Academics are in the business of ideas. We are not making widgets on the factory floor or baking cakes. We are fashioning and shaping ideas that unveil truths about the world. Then, we share those ideas to different audiences. First of all to students, who are normally receptive. They came to Maastricht University precisely to learn and because the university's reputation for scholarship. General public listeners are also generally sympathetic. Over the years, I presented at many Studium Generale Maastricht events, the last being a preshow at Lumière for the film The War Room where the Q&A was fun and went much longer than scheduled.
But every once in a while, a member of an audience is surprisingly, bitingly critical. For example, on the U.S. election night in November 2016, after I gave a presentation at the School of Business and Economics, two men wearing MAGA hats confronted me. My presentation forecasted what U.S. foreign policy would be like if Hillary Clinton won and if Donald Trump won, which I thought was a real prospect at the time. The two students, who were Americans, clearly did not like my projections. I was afraid to walk back to my car in the dark. I admit that I partially ran.
Earlier this month I was reminded of this incident after I was again unexpectedly, bitingly confronted. I was one of three speakers discussing U.S.-EU security relations, with my part forecasting Joe Biden's foreign policy. In the Q&A after the presentations a member of the audience stood up and said he was offended by the bias against Trump. While all three speakers were critical of the former president, I was clearly the focus of his remarks.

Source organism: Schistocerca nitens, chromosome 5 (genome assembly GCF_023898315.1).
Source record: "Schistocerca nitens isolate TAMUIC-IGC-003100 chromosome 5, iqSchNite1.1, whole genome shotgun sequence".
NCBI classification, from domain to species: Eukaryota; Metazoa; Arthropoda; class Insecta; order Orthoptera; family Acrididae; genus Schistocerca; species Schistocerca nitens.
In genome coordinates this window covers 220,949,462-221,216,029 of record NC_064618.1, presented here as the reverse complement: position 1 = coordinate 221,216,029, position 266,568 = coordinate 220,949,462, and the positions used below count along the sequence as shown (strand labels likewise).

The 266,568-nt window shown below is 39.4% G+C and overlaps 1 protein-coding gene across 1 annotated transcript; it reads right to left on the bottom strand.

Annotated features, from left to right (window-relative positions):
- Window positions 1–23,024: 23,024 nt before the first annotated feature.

If I am perfectly honest, in both cases it felt as if being a woman was a factor. While feeling vulnerable because of my gender might be real or imagined, one should not discount the academic’s distinctive vulnerability of being critiqued for his or her analysis. Perhaps it is a matter of miscommunication. If that's the case, repackaging knowledge might make it more palatable. But what if large portions of society simply disagree with your ideas? Does that make them bad ideas? What do you do with bad ideas? Do you toss them out like the cake that didn't rise?
Sometimes, yes. Some ideas do not survive the test of time. For example, modern neoclassical economics, which undervalues morality, is undergoing needed scrutiny. And some notions of the truth simply do not catch on. The famous Supreme Court Justice Oliver Wendell Holmes said, “the best test of truth is the power of the thought to get itself accepted in the marketplace of ideas.” While some ideas may fall to the wayside, integrity and accuracy remain the building blocks of an academic’s profession. While I may not be invincible, I will keep trying to get it right.
Roberta Haar, professor of Foreign Policy Analysis and Transatlantic Relations at UCM